More and more developers start to become comfortable with the (somewhat old) language, blogs, forums and StackOverflow threads pop up everywhere and thus it becomes easier for a newbie to learn the trade and create awesome stuff themselves.
- More powerful WYSIWYG user experience and designer-cum-developers
Designers and developers alike had been hoping for more flexible and modular practices that can prove themselves to work in every-day content editing. After all, on a CMS-based website what is the fanciest and most beautiful implementation worth if the content editors can’t access the full potential? Modular design had been a key interest for all parties and page builders like Visual Composer and meta data managers such as Advanced Custom Fields (both for WordPress) became the simultaneously loved and hated tools many websites seem not to be able to give up on. But while they are either too restricted or too flexible to produce consistent results with no headache, they put content editors in the spot to use the design principles presented to them to the fullest.
This leads to two important trends: the development of more refined WYSIWYG editors and the rise of the the designer-cum-developer. To keep the example of WordPress, its manufacturer Auttomatic announced to ship their own page builder “Gutenberg”out-of-the-box with the next major release, thereby bringing customisation capability to many more users than before. So far, reviews of the preliminary versions have been mixed, but the signal is clear: Design customisation will be a natural feature every developer has to face – at least in the WordPress sphere, but given its popularity other CMS will feel the pressure to close up if they don’t already have their own solutions in place. Once the technology is in place, naturally designers will feel more inclined to pick up at least basic development skills to use the tools more efficiently – perhaps even cutting out front-end developers from the easiest jobs, effectively adopting work which now the dreaded WordPress-mix-and-match-developers occupy.
While the aforementioned developments could affect the majority of the websites since client and/or server support is widespread, some technologies are progressing more slowly, seeing less browser support, but opening up the stage for many creative uses.
- Device APIs
There are already a wide variety of more or less powerful APIs in place that allow a closer interaction of a website and the device its running on. The spec has already been there and while in many cases browser support became widespread enough to warrant default usage, others only recently became manageable to the average developer with the help of robust and flexible libraries. The Device Orientation and the Device Motion APIs (“Gyroscope”) already see a lot of usage in more experimental websites and while the mathematics needed to produce reliable and accurate results, some libraries already provide the necessary abstraction to focus on the creative side. While the Geolocation API had been around for much longer, the position of the device in space can now be measured on an arbitrary scale.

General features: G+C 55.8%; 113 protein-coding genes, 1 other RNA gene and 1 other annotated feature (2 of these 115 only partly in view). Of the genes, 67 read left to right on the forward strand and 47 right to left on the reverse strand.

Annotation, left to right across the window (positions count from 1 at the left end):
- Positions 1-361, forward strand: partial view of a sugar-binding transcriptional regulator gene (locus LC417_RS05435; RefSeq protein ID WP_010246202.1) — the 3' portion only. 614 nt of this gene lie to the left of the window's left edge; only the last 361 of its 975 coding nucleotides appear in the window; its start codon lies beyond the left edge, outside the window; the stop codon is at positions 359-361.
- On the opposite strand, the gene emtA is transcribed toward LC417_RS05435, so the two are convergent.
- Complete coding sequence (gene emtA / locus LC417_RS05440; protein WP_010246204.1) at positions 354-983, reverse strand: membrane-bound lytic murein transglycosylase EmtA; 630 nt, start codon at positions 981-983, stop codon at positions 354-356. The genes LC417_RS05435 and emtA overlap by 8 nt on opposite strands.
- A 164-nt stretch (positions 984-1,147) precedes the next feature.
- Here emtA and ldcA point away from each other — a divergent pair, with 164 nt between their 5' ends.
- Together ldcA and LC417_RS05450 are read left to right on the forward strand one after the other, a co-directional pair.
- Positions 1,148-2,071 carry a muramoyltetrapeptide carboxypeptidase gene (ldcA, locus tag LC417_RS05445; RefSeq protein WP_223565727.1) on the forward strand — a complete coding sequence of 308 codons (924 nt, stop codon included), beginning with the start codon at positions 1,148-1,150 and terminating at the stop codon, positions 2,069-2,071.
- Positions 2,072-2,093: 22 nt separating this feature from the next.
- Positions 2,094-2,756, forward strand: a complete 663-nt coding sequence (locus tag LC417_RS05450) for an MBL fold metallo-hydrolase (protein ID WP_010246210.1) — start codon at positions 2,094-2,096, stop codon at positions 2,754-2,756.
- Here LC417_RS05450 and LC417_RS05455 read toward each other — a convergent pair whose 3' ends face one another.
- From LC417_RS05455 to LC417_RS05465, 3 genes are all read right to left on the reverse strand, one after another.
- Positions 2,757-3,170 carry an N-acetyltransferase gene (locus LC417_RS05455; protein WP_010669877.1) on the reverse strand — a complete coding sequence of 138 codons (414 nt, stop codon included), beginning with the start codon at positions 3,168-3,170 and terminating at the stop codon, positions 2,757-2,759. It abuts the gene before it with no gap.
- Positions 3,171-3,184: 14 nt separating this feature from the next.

Similarly, the Vibration API allows the control of a device’s micromotors to give haptic feedback, even allowing for complex patterns. It’s supported by many browsers, alas, iOS users are out of luck for now.
- WebAudio and WebSpeech APIs
It’s not a long time ago that unexpected audio content on the web had been frowned upon. I’d argue it still is, but more creative, experimental and unconventional websites get a pass, in fact can significantly benefit from it. When in the past this was limited to sound files being played at some point, on-the-fly synthesis of sound had by far and large been unfeasible if not outright impossible. Enter the WebAudio API. The spec is already surprisingly old, however only recently could developers draw on libraries and frameworks that offer a more flexible and elegant usage of the somewhat cumbersome API. With these it is relatively easy now to build web-based synthesizers, turn data into generative sound art, and even to compose songs.
The WebSpeech API on the other hand complements the browser’s capabilities with speech synthesis and recognition, both on a level of sophistication that allows usage for many basic purposes. A pure speech based website navigation is now as feasible as narrated content – only two applications I can well imagine seeing some use in creative and experimental websites. Also, check out the German tutorial on both APIs I published earlier.
Honourable mentions of exciting technology and features I can’t delve into for now
Some technical advances are on the horizon or are supported by very few browsers, however could become more refined over time. They could be used for many interesting projects, however they are off the table for any serious application, since one would have to target a very specific audience, but they offer enough creative potential to not at least tinker around with them.
Since I can’t go into too much detail, I’ll just name them and encourage to do your own research and see if there is some (creative) potential for your own needs: